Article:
Techcombank’s Trinh and Masan’s Nguyen agree that this is an area that needs strengthening in law and in practice.

Trinh’s bank has one independent director but is nominating more to “contribute expertise as the bank continues to grow,” he said. Masan, meanwhile, has recently conducted a corporate governance audit to see what it can improve, Nguyen told FinanceAsia.

Both groups are also well ahead of Vietnamese legal requirements in adopting IFRS accounting standards.

Trinh further flags that Techcombank’s “strong management and leadership training programme” is helping to strengthen management expertise across the wider banking sector – something VinaCapital chief economist, Michael Kokalari, thinks Hanoi could reinforce by persuading the country’s resident multinationals to boost their training.

Does all this mean that Vietnamese companies will have sufficiently professionalised their management and widened their equity bases before they have to face the challenge of succession at the top?

Vietnam’s second generation is certainly less wedded to Confucianism (following in father’s footsteps) than many Asian peers at a similar point in their corporate trajectories. Credit Suisse’s Vietnam coverage head, Le Hoai Anh, highlights the competing attractions of a thriving startup scene for those who want to prove they can make it on their own.

Those entering family businesses will also face the full force of domestic and foreign competition, unlike previous second-generation Asians. “Vietnam is coming of age in a far more complex era and that will dictate who runs businesses,” Trinh said.

“As ever, it’s a balancing act between keeping the first generation’s entrepreneurialism alive, while introducing professional managers and controls into the mix,” he added. “You can be successful here but there’s an understanding that it needs to be for society’s benefit.”

The government is trying to ensure that the benefits filter down to the wider population by starting to create domestic institutions that mobilise savings and invest them into the stock market, giving everyone a stake in the country’s financial future.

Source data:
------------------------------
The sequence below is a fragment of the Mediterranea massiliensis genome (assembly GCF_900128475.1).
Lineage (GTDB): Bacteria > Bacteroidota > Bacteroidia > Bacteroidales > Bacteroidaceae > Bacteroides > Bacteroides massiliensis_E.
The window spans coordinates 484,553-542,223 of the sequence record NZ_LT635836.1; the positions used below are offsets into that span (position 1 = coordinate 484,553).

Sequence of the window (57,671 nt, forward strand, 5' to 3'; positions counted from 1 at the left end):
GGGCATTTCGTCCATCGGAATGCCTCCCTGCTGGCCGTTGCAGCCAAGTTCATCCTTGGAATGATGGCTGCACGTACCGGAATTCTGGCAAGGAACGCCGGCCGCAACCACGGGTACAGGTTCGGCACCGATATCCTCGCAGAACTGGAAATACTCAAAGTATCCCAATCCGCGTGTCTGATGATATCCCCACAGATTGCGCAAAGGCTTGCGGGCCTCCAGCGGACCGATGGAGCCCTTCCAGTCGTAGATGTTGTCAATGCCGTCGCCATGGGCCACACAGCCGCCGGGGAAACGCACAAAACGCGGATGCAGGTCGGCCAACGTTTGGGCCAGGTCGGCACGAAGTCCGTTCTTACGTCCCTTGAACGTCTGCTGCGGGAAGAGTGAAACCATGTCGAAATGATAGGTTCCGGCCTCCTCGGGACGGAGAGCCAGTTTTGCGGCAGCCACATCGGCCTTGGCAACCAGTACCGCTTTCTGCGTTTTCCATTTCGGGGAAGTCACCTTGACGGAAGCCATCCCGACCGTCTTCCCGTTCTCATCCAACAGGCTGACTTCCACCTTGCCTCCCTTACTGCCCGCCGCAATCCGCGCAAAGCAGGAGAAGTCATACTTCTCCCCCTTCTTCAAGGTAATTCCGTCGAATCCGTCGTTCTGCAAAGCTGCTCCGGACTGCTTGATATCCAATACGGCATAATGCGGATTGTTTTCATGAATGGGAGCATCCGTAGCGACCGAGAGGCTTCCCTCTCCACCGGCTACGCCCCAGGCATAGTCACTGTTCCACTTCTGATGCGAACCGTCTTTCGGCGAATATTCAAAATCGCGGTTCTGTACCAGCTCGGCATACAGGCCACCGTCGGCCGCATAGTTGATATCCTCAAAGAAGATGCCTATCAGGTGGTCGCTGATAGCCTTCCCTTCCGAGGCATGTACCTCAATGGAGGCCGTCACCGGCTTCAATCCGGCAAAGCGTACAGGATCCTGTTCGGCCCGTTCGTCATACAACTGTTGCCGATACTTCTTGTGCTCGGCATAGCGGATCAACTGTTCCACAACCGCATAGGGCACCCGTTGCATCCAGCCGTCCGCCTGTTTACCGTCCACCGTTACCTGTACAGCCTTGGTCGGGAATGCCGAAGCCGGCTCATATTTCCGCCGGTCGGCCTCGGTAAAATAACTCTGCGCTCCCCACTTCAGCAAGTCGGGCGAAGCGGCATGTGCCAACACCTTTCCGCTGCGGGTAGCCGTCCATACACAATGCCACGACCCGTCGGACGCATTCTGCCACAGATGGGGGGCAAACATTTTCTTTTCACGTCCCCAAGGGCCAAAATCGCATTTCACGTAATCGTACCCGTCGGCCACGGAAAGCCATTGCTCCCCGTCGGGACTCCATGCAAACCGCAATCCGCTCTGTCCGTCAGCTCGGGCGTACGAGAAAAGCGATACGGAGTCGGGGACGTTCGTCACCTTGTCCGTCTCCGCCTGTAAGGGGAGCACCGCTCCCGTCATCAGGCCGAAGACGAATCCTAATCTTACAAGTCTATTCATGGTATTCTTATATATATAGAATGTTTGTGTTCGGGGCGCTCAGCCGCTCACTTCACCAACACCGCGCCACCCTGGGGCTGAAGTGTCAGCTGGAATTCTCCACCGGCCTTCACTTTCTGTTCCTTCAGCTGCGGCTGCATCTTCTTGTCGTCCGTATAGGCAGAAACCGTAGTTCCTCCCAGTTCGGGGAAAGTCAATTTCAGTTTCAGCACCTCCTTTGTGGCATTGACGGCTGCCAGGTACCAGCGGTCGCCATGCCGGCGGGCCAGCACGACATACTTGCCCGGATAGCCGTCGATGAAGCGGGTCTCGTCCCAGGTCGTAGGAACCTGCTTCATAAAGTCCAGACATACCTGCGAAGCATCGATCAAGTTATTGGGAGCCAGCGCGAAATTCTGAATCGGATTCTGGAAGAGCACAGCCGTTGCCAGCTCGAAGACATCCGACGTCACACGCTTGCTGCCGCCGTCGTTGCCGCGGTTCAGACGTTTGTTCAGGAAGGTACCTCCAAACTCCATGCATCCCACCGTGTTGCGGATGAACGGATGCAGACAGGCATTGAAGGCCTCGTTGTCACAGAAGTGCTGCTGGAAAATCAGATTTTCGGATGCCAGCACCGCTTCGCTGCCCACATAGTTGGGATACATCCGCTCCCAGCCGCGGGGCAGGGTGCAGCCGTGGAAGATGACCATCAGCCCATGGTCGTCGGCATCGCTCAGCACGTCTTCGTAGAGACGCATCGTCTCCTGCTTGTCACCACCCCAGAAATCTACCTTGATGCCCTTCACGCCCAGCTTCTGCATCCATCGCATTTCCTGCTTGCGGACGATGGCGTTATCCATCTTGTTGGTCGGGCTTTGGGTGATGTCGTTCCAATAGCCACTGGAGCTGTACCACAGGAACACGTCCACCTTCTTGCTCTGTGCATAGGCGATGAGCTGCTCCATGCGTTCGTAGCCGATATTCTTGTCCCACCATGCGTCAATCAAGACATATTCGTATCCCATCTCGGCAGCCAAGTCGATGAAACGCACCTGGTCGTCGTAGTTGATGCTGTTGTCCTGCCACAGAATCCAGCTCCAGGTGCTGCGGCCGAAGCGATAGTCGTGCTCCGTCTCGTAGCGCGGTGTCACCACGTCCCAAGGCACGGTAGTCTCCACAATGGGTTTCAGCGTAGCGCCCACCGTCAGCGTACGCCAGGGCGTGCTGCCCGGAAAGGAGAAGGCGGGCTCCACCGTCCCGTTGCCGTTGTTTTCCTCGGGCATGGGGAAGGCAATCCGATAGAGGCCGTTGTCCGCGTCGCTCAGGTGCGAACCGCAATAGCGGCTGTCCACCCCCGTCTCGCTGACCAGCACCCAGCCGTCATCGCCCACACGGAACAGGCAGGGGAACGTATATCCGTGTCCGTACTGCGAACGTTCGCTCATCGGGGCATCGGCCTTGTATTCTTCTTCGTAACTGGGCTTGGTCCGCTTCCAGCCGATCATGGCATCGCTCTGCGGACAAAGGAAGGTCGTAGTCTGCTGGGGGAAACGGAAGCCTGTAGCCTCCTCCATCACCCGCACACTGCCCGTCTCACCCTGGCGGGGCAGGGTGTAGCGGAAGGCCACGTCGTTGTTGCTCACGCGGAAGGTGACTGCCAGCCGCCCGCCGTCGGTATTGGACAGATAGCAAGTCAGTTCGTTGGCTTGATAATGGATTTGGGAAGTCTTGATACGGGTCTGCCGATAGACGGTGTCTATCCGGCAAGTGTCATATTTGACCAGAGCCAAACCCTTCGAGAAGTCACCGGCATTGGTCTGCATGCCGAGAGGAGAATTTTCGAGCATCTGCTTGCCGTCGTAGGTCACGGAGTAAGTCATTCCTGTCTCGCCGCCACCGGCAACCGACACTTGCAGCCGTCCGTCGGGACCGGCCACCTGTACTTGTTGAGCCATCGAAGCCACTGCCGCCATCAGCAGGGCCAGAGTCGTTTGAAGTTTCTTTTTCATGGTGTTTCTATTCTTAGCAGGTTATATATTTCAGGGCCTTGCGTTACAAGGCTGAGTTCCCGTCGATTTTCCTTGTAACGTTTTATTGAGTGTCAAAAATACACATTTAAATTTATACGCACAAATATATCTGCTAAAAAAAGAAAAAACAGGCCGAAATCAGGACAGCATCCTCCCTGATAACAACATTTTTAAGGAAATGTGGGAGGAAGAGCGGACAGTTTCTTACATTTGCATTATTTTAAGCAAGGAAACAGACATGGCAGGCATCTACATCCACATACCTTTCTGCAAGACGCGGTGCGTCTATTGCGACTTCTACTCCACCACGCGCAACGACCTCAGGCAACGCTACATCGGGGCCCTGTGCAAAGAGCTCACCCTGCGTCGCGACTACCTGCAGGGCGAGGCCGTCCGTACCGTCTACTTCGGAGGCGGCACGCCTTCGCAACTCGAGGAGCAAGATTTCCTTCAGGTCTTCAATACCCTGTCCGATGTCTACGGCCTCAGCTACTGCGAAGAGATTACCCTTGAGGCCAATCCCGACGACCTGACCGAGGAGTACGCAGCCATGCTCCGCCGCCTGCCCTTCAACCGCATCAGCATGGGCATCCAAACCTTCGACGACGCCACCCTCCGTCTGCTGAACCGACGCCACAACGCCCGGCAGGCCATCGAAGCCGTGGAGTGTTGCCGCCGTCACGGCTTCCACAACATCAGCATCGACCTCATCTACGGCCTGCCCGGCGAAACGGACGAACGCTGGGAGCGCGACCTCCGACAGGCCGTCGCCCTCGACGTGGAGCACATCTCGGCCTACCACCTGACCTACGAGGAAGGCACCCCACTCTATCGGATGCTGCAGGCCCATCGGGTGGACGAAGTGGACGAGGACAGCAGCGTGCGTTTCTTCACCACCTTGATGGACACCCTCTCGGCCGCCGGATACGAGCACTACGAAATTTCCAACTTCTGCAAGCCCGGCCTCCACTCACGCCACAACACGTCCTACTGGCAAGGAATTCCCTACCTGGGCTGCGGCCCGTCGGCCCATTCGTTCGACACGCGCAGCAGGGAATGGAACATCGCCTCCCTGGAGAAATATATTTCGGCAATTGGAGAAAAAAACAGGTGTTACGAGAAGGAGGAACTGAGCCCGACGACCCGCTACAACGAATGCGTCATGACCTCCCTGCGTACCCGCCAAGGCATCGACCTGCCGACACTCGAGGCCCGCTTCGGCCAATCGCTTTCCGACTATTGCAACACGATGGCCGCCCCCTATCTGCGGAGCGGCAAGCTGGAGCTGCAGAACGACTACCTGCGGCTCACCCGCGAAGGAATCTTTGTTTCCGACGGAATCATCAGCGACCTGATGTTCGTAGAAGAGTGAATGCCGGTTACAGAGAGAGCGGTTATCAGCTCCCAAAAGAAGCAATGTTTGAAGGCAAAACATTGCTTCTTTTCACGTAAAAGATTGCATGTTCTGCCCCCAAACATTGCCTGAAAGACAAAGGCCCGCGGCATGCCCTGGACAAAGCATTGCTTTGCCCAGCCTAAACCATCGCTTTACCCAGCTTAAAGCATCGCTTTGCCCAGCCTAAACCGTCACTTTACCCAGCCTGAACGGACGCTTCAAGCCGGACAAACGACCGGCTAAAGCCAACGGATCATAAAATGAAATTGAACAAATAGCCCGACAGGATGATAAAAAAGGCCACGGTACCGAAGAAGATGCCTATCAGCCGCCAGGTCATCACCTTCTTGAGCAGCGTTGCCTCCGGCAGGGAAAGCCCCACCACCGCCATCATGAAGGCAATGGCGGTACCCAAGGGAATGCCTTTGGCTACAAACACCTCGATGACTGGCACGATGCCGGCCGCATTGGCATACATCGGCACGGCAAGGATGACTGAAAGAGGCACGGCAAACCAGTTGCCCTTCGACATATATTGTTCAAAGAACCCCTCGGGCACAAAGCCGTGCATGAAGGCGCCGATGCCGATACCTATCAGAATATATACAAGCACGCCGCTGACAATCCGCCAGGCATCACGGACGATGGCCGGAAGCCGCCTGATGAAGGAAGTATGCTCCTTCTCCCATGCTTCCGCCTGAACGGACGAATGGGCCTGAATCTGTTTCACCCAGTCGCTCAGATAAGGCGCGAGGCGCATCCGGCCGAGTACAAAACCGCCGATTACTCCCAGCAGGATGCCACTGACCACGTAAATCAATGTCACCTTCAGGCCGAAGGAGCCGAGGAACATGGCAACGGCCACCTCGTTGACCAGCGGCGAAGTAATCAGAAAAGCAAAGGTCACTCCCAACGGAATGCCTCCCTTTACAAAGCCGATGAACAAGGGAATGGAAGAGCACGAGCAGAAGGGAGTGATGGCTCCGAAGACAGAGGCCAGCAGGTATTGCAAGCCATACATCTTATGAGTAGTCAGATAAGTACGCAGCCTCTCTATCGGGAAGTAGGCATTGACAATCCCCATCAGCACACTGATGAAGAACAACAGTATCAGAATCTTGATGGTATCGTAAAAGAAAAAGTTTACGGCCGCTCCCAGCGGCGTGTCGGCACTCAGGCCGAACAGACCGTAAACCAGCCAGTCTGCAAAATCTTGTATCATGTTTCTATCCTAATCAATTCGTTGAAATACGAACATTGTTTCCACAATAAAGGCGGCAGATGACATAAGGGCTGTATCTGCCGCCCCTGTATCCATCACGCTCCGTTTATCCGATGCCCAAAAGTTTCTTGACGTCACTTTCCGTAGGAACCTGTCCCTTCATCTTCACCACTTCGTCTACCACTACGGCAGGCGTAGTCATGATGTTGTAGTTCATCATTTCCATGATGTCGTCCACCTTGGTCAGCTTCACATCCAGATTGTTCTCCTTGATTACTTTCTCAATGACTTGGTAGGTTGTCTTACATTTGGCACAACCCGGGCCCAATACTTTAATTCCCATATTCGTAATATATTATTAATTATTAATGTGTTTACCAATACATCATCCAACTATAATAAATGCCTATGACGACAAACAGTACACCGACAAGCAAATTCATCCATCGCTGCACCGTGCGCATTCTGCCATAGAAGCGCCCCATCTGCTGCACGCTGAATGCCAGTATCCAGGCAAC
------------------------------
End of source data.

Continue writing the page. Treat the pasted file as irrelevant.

One aspect that needs a lot more improvement is tertiary education to bridge the country’s skills gap and keep social mobility flowing.

“Half a century ago, the East Asians very clearly understood how important universities were for their development,” Thuy Dam Bich, president of the newly established Fulbright University Vietnam, said. “We now need to educate students who are, at the very least, capable of competing on a regional basis.”

So far, the government has outsourced the job to the non-profit sector led by Fulbright and the ever-present, Vingroup, which is collaborating with two American universities to establish the VinUni group.

It has done a better job (recently at least) of reining in the kind of debt-fuelled imperial overreach that felled some Southeast Asian companies in the 1990s, its own SOEs last decade and some Chinese companies so far this one. For while it is widening bond market participation, it is also increasing the regulatory hoops that companies must jump through to access it and refinance their bank loans.

A number of private sector groups have also called on the government to let them to partner with the state in the kind of big infrastructure projects Vietnam desperately needs to keep pace with, and help sustain, its 7%-plus growth. If it learns from other countries, Vietnam will make sure they do so on the basis of open tenders.

Visiting Vietnam, the sense of optimism about the country’s long-term economic prospects is palpable. The monopolies and the clan curse remain on the distant horizon, for now. Dragon Capital’s Stoops, for one, believes that as far as Asia is concerned, “Vietnam could yet be the exception that proves the rule.”